Cappadocia is a region in central Turkey known for its unique landscape. In all of my travels, I have never seen anything else quite like it! The landscape is the result of volcanic activity millions of years ago and erosion. Tuff (sometimes called tufa) is a rock made from consolidated volcanic ash and it can be found throughout the Cappadocia region. Tuff is a soft rock making it very susceptible to erosion. Over the course of millions of years the tuff has eroded into spectacular pillars that are commonly referred to as fairy chimneys.
This soft rock is also very easy to carve. The people of this region put the rock to good use and they carved out houses, churches and monasteries. The winters in this region could be very harsh, but the people learned that when their homes were carved into the rock they were well insulated against the elements and automatically maintained the perfect room temperature.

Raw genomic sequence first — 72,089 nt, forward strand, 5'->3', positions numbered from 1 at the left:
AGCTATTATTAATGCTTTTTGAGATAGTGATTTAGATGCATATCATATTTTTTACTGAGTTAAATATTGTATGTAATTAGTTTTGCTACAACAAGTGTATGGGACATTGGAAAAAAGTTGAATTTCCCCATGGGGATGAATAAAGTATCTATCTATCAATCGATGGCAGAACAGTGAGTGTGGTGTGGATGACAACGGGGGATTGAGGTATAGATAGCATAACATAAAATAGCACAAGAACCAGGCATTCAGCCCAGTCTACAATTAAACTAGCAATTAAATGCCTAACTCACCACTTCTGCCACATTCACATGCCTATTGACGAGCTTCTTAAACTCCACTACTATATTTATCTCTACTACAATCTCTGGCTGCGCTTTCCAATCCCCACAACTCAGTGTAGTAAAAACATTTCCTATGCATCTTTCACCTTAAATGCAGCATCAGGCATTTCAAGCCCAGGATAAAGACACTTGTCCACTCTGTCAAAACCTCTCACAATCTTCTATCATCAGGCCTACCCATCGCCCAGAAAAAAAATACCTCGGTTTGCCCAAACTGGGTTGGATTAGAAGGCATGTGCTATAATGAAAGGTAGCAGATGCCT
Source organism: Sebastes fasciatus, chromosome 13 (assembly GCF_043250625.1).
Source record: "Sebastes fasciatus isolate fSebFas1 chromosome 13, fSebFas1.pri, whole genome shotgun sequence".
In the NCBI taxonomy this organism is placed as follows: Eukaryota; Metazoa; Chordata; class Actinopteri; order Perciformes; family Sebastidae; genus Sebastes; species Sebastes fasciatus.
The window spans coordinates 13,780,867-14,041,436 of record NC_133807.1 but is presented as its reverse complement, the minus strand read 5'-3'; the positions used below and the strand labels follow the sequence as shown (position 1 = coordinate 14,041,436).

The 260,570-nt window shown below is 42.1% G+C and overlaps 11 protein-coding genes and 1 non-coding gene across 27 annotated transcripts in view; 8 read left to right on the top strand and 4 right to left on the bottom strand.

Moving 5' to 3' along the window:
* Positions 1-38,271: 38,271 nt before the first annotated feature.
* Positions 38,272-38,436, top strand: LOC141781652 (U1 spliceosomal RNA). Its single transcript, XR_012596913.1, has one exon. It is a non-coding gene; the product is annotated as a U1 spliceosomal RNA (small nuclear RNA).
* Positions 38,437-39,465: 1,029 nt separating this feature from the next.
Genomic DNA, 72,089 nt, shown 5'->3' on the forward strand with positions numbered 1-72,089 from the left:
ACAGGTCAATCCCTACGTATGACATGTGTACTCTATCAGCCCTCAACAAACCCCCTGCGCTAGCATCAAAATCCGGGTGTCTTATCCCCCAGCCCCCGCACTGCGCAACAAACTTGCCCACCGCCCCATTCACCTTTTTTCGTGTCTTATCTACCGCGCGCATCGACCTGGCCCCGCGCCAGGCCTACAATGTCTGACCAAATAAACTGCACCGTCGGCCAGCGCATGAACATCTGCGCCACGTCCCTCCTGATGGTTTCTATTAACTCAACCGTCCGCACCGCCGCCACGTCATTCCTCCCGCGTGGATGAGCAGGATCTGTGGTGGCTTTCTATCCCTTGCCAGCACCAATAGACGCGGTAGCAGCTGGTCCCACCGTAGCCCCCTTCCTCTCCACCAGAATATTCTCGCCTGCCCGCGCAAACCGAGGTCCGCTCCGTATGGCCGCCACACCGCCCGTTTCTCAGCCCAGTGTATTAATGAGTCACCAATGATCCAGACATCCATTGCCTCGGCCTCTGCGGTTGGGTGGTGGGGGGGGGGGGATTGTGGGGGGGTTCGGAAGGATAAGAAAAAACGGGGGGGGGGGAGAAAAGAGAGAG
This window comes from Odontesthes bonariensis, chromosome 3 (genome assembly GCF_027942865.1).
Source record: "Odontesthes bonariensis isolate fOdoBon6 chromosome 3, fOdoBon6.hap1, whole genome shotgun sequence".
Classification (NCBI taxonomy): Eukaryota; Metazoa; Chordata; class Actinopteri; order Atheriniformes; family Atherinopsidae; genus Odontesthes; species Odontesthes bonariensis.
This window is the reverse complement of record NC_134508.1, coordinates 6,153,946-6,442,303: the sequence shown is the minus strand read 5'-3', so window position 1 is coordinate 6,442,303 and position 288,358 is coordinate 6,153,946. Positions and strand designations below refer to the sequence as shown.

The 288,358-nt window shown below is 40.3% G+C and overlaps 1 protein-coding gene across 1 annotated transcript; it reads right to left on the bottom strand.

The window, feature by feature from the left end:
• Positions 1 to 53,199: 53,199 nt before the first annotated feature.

The Göreme Open Air Museum is one of the most popular tourist sites in Cappadocia. The complex contains more than 30 churches carved into the rock dating back to the 9th century. Many of the churches had beautiful frescoes painted inside, but there were photography restrictions so I wasn’t able to take pictures of most of them.
Interesting Fact: The cubby holes in the photo below are not places to store your shoes before entering your rock house. They are actually places for pigeons to roost. Apparently pigeon poop is the best fertilizer (or so I am told) so they intentionally carved out these spaces for the birds so they could collect “their offerings.”